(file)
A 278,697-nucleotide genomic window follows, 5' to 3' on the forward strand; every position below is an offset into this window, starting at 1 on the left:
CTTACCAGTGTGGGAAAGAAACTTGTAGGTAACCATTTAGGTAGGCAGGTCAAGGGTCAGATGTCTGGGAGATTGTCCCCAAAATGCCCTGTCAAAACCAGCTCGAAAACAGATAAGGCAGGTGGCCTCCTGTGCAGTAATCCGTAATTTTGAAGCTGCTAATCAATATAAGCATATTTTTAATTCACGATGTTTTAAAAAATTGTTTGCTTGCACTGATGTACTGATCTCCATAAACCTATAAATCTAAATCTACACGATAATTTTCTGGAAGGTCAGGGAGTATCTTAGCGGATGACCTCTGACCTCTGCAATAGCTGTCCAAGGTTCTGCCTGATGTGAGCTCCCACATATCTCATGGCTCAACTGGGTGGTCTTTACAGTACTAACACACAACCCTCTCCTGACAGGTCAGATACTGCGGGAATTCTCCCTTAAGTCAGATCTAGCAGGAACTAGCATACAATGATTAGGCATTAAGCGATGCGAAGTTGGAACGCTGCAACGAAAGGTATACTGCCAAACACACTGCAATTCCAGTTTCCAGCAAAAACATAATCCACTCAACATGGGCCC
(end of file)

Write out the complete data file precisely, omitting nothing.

A 278,697-nucleotide genomic window follows, 5' to 3' on the forward strand; every position below is an offset into this window, starting at 1 on the left:
CTTACCAGTGTGGGAAAGAAACTTGTAGGTAACCATTTAGGTAGGCAGGTCAAGGGTCAGATGTCTGGGAGATTGTCCCCAAAATGCCCTGTCAAAACCAGCTCGAAAACAGATAAGGCAGGTGGCCTCCTGTGCAGTAATCCGTAATTTTGAAGCTGCTAATCAATATAAGCATATTTTTAATTCACGATGTTTTAAAAAATTGTTTGCTTGCACTGATGTACTGATCTCCATAAACCTATAAATCTAAATCTACACGATAATTTTCTGGAAGGTCAGGGAGTATCTTAGCGGATGACCTCTGACCTCTGCAATAGCTGTCCAAGGTTCTGCCTGATGTGAGCTCCCACATATCTCATGGCTCAACTGGGTGGTCTTTACAGTACTAACACACAACCCTCTCCTGACAGGTCAGATACTGCGGGAATTCTCCCTTAAGTCAGATCTAGCAGGAACTAGCATACAATGATTAGGCATTAAGCGATGCGAAGTTGGAACGCTGCAACGAAAGGTATACTGCCAAACACACTGCAATTCCAGTTTCCAGCAAAAACATAATCCACTCAACATGGGCCC